Most ESPs now make it easy to perform a variety of A/B split tests, which let you send out two versions of an email to a limited portion of your list and then send the better-performing of the two to the rest of your list. So why aren't more marketers doing them?
Last week I was speaking with Internet Retailer
Editor Bill Siwicki, who wanted my thoughts on the results of an email marketing survey the publication is releasing in a couple of weeks. One of the most disturbing findings was that a majority of respondents weren't A/B testing -- at all. Not even subject line tests.
I was pretty stunned, but put a "glass half-full" spin on it: Imagine what the ROI for email marketing will be when more people are A/B testing even occasionally.
Many of the largest marketers clearly see the value in testing, not only for optimizing individual campaigns but also for building their email program overall. For instance, at eTail East last month, Circuit City's senior manager of digital direct marketing, Denise Sarkees, said, "Every campaign that goes out the door has a subject line test." She added, "You can't build a business case to get more money if you don't test."
Simply put: A/B testing is the path to a better present and a better future for your email program.
To help inspire email marketers to experiment, go counter to the conventional wisdom and get outside their comfort zones a bit, the Email Experience Council debuted its Double Dog Dare
series in the wake of the summer Email Insider Summit. I left the show with some out-of-the-box ideas and this was my way of continuing that dialogue. Since then, several EECers have pitched in with dares that include the following:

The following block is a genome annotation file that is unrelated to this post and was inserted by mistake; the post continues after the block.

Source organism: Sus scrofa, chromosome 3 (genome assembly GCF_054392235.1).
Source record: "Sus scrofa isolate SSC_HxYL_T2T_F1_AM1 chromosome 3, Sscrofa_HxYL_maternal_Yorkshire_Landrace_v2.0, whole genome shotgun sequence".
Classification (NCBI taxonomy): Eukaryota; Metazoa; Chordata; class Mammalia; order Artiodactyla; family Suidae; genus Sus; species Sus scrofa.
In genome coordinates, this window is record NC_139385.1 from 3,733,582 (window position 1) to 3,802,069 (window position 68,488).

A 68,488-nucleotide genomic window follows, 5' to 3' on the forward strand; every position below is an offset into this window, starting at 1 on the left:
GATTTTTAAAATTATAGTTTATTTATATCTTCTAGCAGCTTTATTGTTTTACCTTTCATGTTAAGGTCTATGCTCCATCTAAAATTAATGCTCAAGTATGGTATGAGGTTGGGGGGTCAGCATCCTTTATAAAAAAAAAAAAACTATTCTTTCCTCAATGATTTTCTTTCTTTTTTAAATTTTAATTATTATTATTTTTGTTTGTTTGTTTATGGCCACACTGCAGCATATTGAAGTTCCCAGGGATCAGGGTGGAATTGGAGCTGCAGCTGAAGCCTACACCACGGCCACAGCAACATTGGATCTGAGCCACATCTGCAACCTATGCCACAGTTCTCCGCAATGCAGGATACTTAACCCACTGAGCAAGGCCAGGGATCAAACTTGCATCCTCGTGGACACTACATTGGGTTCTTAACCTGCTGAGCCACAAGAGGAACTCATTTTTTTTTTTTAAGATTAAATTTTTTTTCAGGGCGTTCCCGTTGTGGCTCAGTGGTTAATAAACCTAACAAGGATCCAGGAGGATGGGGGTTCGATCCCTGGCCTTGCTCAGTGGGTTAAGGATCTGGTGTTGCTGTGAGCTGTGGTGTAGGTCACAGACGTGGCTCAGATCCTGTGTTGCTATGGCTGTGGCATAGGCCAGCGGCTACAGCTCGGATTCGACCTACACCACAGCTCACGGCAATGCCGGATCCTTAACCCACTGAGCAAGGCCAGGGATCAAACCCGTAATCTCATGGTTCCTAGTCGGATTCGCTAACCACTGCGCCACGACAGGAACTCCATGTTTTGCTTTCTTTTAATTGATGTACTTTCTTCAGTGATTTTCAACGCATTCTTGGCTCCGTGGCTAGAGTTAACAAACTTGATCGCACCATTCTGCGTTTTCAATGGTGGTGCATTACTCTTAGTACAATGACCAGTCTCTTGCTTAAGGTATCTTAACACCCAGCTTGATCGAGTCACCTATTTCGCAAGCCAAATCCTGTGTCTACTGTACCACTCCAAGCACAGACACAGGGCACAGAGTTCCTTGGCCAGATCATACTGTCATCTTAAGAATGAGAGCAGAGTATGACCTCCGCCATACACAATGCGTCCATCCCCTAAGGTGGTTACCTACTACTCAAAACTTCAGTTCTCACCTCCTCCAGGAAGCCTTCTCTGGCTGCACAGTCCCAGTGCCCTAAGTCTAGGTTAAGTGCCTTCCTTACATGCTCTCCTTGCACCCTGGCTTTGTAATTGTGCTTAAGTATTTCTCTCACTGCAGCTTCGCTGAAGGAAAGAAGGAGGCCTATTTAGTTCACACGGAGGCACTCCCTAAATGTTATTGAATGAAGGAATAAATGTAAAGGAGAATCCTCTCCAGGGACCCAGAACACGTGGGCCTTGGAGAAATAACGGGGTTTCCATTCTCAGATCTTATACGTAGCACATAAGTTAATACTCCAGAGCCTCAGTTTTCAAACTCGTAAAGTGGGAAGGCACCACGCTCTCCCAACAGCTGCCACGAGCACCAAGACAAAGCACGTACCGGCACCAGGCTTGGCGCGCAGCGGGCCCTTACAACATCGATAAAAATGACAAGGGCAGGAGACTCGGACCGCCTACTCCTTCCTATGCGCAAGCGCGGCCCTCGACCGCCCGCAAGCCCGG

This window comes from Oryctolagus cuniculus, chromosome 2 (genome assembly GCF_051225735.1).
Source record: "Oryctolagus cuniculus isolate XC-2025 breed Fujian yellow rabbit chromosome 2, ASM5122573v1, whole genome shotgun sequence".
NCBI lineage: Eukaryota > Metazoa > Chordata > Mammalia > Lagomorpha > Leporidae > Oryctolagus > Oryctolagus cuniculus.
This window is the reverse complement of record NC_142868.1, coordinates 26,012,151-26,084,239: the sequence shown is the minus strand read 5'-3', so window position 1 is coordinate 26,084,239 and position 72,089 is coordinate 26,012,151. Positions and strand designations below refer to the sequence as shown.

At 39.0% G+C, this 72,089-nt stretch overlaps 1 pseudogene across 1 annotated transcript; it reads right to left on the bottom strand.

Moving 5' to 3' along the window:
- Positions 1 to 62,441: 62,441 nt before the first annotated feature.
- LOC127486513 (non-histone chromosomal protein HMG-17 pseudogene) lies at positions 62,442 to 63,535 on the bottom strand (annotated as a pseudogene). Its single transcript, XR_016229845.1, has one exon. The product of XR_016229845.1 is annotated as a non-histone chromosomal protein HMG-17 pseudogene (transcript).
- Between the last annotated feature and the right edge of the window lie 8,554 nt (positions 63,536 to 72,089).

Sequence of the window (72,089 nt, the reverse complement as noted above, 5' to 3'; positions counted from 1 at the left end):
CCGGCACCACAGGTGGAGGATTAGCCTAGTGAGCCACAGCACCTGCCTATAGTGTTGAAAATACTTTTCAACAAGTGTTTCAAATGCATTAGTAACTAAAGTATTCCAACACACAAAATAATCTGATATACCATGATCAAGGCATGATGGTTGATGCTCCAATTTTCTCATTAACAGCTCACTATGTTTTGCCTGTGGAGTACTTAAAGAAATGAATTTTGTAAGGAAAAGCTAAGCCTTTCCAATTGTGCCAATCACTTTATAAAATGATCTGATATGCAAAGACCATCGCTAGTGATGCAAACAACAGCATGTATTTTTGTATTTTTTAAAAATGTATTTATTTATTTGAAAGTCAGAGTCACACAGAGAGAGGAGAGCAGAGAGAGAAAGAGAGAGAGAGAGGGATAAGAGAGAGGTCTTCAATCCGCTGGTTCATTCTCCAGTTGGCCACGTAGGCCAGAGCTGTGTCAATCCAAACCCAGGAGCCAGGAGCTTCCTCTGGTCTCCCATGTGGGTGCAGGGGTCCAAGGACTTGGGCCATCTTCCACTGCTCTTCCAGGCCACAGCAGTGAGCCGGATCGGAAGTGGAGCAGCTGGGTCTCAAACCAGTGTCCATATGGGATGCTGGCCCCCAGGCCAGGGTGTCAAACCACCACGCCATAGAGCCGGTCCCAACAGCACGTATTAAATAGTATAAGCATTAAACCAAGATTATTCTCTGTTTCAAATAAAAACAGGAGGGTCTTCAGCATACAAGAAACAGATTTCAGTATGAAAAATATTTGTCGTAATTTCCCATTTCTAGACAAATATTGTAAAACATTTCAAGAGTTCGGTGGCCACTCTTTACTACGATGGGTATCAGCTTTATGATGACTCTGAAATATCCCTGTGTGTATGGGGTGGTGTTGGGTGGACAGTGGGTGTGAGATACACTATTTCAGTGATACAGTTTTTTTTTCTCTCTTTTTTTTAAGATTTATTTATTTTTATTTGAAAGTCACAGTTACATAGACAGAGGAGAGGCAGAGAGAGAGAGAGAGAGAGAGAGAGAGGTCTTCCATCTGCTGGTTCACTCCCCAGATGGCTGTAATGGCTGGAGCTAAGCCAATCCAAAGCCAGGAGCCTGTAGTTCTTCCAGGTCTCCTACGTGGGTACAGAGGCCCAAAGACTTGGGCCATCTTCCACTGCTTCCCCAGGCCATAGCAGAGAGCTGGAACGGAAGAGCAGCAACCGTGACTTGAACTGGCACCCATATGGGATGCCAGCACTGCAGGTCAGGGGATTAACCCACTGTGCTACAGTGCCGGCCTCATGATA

1. Design an email that scrolls horizontally rather than vertically.
2. If you include your Web site navigation bar in your emails, test to see if it's truly worth the real estate.
3. Add an unsubscribe link to the top of your emails where it's more easily seen.
4. Ask your subscribers to rate your emails.
5. Entice subscribers to enable images by alt-tagging suppressed images with funny teasers.
Several marketers have responded to our dares by sharing information on previous tests or with promises to put the dares to the test. Whether any of these tactics would be successful in your program ultimately depends on your audience and content, but in most cases you'll never know unless you test. And even if you don't take us up on any of these dares, hopefully they'll get you thinking about new things you can try with your email program -- big or small.
Does anyone have other dare ideas -- or insights to share on any of the dares above?